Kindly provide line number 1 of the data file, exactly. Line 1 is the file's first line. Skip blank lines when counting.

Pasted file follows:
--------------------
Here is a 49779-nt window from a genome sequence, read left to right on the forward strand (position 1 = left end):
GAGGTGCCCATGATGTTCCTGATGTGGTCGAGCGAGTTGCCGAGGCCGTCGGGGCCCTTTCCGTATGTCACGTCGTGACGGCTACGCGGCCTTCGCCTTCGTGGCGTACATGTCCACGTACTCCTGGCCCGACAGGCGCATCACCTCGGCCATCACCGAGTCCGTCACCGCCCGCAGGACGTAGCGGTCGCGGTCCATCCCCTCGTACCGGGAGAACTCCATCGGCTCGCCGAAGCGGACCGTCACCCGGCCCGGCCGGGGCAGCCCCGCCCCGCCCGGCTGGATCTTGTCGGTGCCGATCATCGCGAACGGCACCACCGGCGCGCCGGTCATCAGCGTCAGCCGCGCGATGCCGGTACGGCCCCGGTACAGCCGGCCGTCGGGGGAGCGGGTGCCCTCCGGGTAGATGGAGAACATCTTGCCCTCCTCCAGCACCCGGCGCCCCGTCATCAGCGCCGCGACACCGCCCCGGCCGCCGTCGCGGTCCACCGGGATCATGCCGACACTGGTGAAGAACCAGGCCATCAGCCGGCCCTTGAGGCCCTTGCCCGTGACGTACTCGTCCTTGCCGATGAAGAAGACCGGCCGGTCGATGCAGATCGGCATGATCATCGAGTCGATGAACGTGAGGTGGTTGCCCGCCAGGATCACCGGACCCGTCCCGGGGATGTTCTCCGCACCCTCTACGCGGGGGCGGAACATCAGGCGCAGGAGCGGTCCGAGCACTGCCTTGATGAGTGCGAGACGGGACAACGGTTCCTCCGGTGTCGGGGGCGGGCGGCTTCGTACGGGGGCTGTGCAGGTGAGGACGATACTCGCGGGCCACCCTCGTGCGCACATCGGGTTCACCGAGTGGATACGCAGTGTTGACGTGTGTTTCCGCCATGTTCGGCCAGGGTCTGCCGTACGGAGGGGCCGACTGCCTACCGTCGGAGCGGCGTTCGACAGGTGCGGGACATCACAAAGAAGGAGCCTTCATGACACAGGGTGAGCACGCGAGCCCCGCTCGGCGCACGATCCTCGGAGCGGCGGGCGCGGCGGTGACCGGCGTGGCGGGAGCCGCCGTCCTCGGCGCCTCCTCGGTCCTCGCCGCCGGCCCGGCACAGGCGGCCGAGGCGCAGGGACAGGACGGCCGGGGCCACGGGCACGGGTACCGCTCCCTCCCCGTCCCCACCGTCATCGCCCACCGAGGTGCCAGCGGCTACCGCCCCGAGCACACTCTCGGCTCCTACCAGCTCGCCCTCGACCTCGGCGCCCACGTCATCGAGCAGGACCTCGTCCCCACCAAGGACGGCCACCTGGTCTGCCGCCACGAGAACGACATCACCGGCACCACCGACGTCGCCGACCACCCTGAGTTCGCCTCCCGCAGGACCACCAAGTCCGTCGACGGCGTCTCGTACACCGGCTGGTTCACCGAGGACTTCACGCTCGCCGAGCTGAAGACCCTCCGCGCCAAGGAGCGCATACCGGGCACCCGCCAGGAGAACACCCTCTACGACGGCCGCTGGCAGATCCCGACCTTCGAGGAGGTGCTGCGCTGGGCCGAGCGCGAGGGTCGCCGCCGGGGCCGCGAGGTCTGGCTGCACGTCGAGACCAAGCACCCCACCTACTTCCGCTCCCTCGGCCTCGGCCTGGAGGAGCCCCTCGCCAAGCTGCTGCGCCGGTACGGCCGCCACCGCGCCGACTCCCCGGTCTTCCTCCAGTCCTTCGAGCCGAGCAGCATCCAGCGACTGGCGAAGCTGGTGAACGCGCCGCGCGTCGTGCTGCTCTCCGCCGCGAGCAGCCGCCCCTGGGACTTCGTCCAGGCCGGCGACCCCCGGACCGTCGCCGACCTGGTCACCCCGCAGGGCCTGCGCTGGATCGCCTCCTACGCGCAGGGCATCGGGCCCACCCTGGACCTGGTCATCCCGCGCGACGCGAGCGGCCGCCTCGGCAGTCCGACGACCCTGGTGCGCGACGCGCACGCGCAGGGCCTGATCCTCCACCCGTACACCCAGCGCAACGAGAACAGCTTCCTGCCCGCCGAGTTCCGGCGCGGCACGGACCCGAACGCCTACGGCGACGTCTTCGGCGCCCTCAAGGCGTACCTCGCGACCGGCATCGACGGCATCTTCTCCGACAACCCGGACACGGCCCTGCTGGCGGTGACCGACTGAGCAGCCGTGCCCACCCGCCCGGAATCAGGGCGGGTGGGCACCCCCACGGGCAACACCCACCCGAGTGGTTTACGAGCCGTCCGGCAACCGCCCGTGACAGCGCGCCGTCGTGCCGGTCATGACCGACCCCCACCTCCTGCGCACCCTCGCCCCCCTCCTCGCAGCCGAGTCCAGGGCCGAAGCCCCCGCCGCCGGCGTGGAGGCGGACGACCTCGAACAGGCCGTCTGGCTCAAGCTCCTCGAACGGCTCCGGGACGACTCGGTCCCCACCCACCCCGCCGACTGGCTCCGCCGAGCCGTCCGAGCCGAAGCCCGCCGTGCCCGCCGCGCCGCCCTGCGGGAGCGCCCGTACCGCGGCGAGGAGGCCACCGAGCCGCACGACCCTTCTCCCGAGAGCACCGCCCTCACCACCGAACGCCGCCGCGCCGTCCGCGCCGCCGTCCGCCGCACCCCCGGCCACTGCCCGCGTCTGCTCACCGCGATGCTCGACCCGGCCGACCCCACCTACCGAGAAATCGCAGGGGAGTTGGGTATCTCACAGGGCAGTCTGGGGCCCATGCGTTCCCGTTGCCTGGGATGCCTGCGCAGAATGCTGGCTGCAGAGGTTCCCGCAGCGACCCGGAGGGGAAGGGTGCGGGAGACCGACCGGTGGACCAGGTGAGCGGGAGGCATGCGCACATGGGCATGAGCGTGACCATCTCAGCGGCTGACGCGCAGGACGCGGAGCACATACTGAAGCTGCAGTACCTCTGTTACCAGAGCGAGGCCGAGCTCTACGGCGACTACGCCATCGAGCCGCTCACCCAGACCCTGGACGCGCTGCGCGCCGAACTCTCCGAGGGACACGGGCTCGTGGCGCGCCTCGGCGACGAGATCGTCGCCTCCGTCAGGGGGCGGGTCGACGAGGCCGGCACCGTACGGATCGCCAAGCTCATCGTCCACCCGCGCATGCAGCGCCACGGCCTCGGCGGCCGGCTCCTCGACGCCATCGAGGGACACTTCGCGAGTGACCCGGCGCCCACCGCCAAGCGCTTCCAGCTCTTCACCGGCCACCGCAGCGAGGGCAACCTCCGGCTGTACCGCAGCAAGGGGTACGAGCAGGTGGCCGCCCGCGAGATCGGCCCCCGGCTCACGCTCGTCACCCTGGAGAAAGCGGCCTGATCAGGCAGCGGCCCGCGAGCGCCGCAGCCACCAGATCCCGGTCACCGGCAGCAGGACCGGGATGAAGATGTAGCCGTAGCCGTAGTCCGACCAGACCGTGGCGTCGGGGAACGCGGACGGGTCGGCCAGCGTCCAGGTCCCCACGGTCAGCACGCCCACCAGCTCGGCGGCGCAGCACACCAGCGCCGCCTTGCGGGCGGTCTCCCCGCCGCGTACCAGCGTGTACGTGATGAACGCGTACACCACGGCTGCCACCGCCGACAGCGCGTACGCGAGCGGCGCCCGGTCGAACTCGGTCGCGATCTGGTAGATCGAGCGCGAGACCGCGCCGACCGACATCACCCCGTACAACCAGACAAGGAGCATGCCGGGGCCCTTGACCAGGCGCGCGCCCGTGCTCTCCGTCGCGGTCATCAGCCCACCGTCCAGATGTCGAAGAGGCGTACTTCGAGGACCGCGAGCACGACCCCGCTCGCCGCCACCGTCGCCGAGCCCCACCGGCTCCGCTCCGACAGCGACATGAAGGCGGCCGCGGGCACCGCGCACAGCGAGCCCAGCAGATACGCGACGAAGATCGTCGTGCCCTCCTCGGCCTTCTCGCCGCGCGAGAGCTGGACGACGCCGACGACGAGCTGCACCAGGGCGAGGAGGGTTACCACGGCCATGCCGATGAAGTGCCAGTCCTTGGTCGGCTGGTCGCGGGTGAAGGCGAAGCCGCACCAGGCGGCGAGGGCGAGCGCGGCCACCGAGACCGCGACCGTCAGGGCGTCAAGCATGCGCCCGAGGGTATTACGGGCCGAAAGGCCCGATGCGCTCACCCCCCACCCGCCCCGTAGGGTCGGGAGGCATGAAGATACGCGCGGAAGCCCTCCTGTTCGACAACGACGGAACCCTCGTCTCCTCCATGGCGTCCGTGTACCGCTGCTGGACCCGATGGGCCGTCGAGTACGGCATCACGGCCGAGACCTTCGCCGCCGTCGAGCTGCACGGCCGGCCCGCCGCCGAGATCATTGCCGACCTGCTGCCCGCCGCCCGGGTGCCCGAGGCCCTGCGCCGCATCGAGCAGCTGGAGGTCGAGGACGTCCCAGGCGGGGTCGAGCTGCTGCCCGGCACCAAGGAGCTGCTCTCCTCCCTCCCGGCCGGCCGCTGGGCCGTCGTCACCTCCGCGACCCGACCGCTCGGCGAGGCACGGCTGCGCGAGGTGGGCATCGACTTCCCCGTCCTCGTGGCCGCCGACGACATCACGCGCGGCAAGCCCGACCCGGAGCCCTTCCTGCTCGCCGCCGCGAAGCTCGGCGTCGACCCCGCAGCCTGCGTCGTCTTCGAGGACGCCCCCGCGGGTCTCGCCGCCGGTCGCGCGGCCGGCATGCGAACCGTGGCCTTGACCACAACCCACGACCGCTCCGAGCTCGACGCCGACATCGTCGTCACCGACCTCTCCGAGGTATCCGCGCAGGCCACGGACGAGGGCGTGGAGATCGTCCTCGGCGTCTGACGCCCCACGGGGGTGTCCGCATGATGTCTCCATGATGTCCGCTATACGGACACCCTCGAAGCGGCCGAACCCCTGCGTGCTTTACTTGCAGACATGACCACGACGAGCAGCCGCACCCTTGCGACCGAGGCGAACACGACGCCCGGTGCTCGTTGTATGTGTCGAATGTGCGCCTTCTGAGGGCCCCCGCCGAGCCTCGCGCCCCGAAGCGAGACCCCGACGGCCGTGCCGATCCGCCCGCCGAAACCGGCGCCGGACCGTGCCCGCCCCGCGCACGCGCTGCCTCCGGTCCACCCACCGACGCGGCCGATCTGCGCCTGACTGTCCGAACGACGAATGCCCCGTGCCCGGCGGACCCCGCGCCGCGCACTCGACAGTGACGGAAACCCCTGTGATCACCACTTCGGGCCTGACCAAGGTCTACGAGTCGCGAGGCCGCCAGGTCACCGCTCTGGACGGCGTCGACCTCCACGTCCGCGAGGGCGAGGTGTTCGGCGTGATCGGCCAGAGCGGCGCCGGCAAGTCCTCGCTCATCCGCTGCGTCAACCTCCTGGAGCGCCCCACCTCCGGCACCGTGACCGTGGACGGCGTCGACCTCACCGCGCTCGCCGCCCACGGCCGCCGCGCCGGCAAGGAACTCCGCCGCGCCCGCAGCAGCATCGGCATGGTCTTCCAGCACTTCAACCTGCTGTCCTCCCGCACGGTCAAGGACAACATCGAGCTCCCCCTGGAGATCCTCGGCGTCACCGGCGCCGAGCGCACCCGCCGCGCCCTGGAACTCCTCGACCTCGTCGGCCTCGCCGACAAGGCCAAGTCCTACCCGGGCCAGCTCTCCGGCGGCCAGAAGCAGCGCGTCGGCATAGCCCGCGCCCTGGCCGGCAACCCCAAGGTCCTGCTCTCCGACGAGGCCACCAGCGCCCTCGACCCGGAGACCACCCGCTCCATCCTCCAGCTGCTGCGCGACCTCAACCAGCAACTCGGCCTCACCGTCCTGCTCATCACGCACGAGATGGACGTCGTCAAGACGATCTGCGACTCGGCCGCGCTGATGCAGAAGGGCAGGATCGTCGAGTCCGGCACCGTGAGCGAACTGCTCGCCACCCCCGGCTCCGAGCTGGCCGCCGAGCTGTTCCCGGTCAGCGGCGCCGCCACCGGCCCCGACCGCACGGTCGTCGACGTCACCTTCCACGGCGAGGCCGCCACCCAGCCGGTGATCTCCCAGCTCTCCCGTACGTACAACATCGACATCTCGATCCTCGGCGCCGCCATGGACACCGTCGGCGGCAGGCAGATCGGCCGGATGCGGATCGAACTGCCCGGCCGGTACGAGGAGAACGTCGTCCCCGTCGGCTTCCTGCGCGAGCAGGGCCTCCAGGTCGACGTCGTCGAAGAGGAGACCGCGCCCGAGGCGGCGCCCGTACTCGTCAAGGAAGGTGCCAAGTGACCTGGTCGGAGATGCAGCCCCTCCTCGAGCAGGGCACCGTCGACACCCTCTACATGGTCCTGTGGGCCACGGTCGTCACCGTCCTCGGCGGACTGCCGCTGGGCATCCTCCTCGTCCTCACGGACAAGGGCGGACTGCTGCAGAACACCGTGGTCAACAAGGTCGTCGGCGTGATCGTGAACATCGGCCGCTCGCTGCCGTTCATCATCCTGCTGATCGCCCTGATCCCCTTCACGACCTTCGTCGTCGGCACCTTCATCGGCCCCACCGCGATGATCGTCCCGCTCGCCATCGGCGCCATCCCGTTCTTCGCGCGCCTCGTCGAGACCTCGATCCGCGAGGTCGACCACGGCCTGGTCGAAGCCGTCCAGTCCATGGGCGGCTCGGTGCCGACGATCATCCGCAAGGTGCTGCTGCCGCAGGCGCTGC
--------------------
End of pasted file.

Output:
Here is a 49779-nt window from a genome sequence, read left to right on the forward strand (position 1 = left end):